I ponder at times why we as Guyanese people are so reluctant to embrace parts of our culture. Perhaps our national identify hasn’t been solidified in public spaces enough for us to grow a strong collective belief in it. However, for the most part, what is truly saddening is the fact that we try to conceal it and whitewash it as much as possible. I find tremendous joy in speaking Guyanese creole, I even taught my husband a few words, but many people would regard it as improper English, a statement I find condescending. It sends the message that as people we are faceless until we conform. But what are we without our independent heritage, folklore, languages; what are we without our culture? These are the things that define us as a people. These are the things that make us unique and interesting.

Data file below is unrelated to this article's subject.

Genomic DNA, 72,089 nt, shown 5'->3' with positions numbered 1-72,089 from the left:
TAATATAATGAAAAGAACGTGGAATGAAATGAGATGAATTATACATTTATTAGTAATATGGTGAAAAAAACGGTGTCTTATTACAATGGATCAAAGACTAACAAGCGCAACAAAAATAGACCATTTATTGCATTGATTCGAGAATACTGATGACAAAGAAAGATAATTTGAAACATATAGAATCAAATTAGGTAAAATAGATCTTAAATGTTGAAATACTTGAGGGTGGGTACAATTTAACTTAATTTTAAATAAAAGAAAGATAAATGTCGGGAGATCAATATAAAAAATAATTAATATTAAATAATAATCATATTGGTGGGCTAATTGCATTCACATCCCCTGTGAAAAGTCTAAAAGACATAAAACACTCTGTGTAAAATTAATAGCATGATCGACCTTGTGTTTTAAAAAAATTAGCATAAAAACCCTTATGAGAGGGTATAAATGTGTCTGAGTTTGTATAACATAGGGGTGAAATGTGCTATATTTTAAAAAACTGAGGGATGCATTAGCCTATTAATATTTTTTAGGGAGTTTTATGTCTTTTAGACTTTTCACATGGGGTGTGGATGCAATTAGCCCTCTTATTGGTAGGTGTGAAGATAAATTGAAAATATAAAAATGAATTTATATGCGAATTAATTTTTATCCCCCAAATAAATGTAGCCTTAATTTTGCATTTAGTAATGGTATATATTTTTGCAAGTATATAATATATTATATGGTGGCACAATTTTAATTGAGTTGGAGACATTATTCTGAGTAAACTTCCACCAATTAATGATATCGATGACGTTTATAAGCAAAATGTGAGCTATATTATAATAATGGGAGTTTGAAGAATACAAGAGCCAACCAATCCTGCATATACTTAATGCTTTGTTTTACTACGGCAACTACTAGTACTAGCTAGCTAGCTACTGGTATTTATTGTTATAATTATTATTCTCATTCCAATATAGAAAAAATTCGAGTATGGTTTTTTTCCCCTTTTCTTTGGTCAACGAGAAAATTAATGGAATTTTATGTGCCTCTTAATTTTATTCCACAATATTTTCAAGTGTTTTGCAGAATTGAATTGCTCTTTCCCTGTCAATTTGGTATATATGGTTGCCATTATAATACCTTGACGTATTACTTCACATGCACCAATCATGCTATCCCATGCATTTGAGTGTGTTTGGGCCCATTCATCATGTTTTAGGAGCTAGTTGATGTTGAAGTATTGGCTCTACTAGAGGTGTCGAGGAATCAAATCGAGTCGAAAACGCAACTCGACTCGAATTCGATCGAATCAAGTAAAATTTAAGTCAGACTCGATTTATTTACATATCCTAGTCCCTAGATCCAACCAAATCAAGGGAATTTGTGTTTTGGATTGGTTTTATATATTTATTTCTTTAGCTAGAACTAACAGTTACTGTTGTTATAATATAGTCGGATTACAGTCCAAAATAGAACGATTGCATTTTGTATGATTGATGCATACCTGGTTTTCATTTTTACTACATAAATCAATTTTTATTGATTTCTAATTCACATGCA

Take for instance Halloween, an extremely commercialized celebration with a Celtic background. Today Halloween is predominately celebrated by trick-or-treating, pumpkin carving, costume wearing and horror-movie watching. Of course, Guyana has never fallen short of jumping on a band wagon and more so failing to personalize it…..